The A-G courses—15 essential courses with more rigorous academic content required for admission to four-year institution are not yet reaching the numbers of students they should. That is why some parents have justified fears that the schools will not be ready when this becomes the required curriculum in 2012.
In 2005, the Los Angeles Unified School District (LAUSD) Board approved a resolution to expand access to these elective courses—especially in low-income neighborhoods —as part of the process to eventually make them requirements two years later. A 2008 internal audit indicated discouraging news about the progress of the A-G courses. Three years after the initial decision was made, there still was no clear budget for implementation or a plan to publicize the importance of these courses.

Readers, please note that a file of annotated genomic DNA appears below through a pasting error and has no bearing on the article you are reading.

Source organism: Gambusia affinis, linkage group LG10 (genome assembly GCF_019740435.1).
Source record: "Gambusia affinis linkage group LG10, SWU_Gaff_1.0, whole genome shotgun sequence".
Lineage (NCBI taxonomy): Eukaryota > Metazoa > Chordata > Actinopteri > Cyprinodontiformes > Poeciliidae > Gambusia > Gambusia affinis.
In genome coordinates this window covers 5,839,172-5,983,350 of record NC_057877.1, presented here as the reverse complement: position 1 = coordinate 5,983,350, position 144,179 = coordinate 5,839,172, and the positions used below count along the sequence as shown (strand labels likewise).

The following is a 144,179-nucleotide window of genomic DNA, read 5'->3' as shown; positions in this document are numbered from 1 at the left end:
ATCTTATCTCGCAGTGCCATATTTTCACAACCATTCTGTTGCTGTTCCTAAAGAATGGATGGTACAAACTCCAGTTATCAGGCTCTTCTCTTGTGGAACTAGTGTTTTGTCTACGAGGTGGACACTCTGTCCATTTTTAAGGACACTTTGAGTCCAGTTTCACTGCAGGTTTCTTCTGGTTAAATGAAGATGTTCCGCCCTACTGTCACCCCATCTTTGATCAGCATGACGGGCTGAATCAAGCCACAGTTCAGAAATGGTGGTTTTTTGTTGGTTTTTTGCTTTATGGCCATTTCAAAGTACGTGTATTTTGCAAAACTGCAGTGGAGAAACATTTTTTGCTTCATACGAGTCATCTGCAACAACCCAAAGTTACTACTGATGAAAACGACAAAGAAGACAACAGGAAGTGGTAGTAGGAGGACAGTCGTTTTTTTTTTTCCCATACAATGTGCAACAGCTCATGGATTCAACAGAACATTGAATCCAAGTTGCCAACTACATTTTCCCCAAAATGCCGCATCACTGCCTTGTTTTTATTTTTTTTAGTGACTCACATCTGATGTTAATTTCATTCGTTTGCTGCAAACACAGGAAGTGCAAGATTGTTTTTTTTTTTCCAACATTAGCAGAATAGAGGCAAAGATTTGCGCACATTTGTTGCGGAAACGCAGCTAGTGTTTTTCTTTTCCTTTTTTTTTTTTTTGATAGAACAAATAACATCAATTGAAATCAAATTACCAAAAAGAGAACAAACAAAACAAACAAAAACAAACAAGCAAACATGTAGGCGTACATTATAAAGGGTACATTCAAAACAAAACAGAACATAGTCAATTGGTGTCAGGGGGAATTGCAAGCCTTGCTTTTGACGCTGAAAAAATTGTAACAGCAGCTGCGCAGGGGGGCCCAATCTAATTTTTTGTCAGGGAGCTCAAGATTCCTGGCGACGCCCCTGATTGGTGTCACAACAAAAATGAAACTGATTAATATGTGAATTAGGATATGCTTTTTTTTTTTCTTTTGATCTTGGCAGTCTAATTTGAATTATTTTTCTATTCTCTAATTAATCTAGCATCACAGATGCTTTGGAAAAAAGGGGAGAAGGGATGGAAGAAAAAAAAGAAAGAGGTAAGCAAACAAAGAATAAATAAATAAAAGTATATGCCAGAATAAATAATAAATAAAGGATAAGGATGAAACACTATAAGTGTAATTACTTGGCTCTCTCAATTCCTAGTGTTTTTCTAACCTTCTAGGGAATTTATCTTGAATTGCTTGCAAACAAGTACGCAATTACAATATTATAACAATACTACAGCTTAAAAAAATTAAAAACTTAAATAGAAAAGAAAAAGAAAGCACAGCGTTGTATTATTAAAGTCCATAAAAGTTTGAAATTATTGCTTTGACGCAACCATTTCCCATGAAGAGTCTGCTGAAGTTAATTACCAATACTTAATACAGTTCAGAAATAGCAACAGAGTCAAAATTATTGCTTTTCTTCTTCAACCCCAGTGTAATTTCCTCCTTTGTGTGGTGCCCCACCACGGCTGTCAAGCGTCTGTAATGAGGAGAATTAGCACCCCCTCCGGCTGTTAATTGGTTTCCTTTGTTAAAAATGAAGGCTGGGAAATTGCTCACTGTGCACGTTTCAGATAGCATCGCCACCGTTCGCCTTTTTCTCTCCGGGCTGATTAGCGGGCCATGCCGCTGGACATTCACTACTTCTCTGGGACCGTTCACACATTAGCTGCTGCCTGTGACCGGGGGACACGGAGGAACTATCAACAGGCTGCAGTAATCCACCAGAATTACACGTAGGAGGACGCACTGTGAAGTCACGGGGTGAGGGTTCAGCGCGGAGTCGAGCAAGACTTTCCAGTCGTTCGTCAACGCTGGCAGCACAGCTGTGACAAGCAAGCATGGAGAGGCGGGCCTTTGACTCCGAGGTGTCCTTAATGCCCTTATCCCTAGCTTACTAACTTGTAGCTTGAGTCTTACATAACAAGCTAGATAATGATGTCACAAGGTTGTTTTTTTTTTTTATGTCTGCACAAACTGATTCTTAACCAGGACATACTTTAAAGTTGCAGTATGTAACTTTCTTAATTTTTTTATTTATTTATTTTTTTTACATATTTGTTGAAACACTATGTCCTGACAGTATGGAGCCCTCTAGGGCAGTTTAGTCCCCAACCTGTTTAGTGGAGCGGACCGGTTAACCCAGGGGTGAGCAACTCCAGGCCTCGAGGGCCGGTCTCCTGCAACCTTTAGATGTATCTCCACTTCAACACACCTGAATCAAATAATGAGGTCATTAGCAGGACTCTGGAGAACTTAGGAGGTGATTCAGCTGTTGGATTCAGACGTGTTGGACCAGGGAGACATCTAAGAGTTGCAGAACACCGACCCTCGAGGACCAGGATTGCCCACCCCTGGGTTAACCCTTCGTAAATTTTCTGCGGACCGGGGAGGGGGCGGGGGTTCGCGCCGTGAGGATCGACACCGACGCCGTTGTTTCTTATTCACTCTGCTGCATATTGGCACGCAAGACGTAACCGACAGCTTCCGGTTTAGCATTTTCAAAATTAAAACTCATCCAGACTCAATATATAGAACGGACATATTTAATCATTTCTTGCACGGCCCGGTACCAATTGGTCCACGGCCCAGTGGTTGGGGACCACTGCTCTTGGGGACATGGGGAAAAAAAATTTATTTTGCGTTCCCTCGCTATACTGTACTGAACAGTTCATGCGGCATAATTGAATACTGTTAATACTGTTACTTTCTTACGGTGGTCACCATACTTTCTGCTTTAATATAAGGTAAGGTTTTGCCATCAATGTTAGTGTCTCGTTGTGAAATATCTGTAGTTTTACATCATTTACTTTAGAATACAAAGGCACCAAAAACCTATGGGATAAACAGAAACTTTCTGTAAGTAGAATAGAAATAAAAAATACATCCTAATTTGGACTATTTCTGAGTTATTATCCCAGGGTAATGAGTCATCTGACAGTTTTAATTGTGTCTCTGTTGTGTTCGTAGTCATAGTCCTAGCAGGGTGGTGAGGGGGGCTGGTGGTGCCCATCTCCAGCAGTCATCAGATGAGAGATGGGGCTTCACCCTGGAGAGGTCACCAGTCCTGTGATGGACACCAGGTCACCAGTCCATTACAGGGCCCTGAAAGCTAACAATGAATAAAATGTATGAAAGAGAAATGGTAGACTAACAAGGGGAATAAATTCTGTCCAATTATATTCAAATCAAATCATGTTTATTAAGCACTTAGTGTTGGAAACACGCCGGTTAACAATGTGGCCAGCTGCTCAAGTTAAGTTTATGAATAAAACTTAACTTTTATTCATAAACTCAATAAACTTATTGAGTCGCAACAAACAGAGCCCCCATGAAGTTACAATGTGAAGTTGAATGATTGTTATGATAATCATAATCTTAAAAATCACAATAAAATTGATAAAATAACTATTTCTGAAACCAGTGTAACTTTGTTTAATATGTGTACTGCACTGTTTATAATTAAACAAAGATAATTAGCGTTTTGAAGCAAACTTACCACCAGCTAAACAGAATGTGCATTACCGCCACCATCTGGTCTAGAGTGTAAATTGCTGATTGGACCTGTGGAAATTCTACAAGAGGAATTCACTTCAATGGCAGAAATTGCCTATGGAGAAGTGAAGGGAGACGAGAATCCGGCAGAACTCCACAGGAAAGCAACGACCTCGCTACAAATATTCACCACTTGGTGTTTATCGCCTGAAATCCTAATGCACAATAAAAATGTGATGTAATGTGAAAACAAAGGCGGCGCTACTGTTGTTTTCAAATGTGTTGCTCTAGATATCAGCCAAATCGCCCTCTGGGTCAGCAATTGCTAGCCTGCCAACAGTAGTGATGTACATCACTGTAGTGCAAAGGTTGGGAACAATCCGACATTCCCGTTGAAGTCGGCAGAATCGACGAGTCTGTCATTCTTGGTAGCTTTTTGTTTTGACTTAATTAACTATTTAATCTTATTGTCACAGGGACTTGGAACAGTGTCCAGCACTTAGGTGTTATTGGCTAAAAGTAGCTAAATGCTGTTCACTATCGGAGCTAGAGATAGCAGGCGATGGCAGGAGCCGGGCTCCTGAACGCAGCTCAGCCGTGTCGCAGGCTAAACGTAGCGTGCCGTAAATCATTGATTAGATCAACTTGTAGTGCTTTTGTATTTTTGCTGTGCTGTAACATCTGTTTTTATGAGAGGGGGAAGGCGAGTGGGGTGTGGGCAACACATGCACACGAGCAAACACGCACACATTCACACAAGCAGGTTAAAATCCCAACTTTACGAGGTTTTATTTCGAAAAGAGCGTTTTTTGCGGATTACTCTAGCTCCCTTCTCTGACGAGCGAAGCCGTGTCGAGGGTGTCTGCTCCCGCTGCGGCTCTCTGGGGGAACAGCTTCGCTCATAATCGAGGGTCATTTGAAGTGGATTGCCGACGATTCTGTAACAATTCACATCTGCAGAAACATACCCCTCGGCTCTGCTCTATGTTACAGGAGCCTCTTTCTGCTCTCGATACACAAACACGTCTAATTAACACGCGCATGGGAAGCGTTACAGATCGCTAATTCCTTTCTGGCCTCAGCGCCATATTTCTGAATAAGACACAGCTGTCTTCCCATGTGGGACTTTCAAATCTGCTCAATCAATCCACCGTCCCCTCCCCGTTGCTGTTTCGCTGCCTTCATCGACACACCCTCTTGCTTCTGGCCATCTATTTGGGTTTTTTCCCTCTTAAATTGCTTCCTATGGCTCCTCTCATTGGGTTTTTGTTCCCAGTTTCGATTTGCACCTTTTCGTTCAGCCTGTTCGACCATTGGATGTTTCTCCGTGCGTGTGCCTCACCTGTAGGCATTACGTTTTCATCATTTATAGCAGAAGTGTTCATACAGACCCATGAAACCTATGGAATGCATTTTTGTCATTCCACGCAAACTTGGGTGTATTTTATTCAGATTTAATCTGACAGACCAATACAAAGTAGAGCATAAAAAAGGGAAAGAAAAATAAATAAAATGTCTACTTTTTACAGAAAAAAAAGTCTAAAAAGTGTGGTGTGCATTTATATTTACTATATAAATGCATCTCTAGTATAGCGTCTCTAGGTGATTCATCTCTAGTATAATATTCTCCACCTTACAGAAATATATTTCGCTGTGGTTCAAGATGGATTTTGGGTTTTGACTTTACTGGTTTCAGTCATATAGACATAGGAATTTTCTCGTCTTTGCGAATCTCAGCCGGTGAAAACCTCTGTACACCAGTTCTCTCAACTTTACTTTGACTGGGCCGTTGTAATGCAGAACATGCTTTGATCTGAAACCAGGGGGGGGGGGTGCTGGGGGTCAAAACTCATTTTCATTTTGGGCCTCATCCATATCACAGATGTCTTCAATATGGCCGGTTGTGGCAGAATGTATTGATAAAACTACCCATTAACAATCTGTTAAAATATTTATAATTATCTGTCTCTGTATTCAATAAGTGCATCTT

An informal survey conducted this year in East Los Angeles high schools by parents and their supporters, showed little progress in the promotion of A-G courses or in the number of students passing them. The students’ lack of awareness of these courses remains one of the obstacles.
Parents have reason to be concerned that the excellent idea to properly prepare all LAUSD graduates for university education from 2012 on will be another exercise in frustration. School authorities have time to meet this goal of producing graduates with a solid academic foundation. We hope they take advantage of it.